#3: Alex Rodriguez: 1996 w/8.5 oWAR. Also, 2000 w/8.9, 1998 w/7.8, 1997 w/6.2, 1999 w/5.3
So here’s the thing. You may be looking at A-Rod’s spot at #3 on this list and thinking “Hold on, he was #1, 2, and 4 back on that first slide. Heck, even Boone was #5. What’s going on?”. Again, I’m not doing this solely off of oWAR. If I did, it would be boring. Plus, who would you argue with then?
(Just kidding. It’s the internet. There is always someone to argue with.)
I’m not giving his best offensive season to 2000. Yeah, it’s the top mark solely on the number of 8.9 in team history, but I don’t think it was his best offensive season. Do you wanna know a big part of the reason? Well, in 2000, A-Rod was 24. It would be his last year in Seattle, and he would sign the monster deal and leave for Texas after that, paving the way for Ichiro, Boone, and a big wormhole of “What-if A-Rod stayed?“.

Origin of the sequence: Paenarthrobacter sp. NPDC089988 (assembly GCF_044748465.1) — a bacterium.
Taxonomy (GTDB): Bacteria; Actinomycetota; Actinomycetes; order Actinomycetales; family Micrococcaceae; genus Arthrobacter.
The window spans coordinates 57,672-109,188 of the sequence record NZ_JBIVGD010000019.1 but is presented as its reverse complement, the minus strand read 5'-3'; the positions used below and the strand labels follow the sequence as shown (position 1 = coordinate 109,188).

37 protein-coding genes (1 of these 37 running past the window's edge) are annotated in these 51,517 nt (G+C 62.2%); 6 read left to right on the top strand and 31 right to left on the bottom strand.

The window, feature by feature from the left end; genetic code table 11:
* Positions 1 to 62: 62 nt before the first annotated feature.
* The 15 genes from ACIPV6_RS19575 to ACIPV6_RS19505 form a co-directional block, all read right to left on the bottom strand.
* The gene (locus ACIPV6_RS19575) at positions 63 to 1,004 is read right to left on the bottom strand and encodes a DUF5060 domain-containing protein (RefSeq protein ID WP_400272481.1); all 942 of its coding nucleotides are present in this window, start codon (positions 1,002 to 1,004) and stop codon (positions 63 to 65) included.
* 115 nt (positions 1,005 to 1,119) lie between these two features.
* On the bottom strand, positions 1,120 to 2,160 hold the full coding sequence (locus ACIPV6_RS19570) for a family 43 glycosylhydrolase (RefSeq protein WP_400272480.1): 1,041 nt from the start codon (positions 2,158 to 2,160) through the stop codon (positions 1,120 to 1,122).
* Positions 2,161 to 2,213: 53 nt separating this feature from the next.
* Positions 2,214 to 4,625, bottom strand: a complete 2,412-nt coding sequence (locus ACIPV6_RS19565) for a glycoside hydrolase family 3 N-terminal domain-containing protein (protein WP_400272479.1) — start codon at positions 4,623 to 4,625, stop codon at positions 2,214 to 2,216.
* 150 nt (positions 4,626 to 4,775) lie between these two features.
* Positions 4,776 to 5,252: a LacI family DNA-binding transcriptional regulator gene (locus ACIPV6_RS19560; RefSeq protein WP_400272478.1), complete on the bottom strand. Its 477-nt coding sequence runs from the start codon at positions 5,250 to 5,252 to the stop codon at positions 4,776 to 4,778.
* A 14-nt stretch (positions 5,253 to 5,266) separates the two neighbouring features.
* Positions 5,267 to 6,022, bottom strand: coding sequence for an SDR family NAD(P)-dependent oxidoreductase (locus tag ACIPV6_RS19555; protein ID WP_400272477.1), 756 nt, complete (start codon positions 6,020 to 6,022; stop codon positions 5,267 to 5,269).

Do some quick math, and you can see that in 1996, Alex Rodriguez was only 20 years old.
HE WAS 20 YEARS OLD. THAT’S IT. NO, I WON’T STOP YELLING. THIS IS INSANE! I CAN’T COMPREHEND THIS LEVEL OF SUCCESS FOR SOMEONE AT ONLY 20 YEARS OLD!
Okay, I’m done yelling for now. Here’s another way to think about this. Noelvi Marte, Mariners Superstar prospect is 20. That would be like him coming up this year. Here are the numbers A-Rod put up, and you can see why I’m losing my mind over re-visiting these numbers.
- .358/.414/.631, 161 OPS+, 379 Total Bases, 54 2B, 36 HR, 15 SB, 123 RBI, 141 R, 215 H
He still should’ve finished second in MVP voting, only it should’ve been to Griffey and not Juan Gonzalez, who didn’t even have a great season. A-Rod lost by 3 points, one of the closest races in the history of the sport.
It stands out to me as the best season that he ever had with the Mariners, and takes the #3 spot in the greatest individual seasons in Mariners history. Next up… The Kid.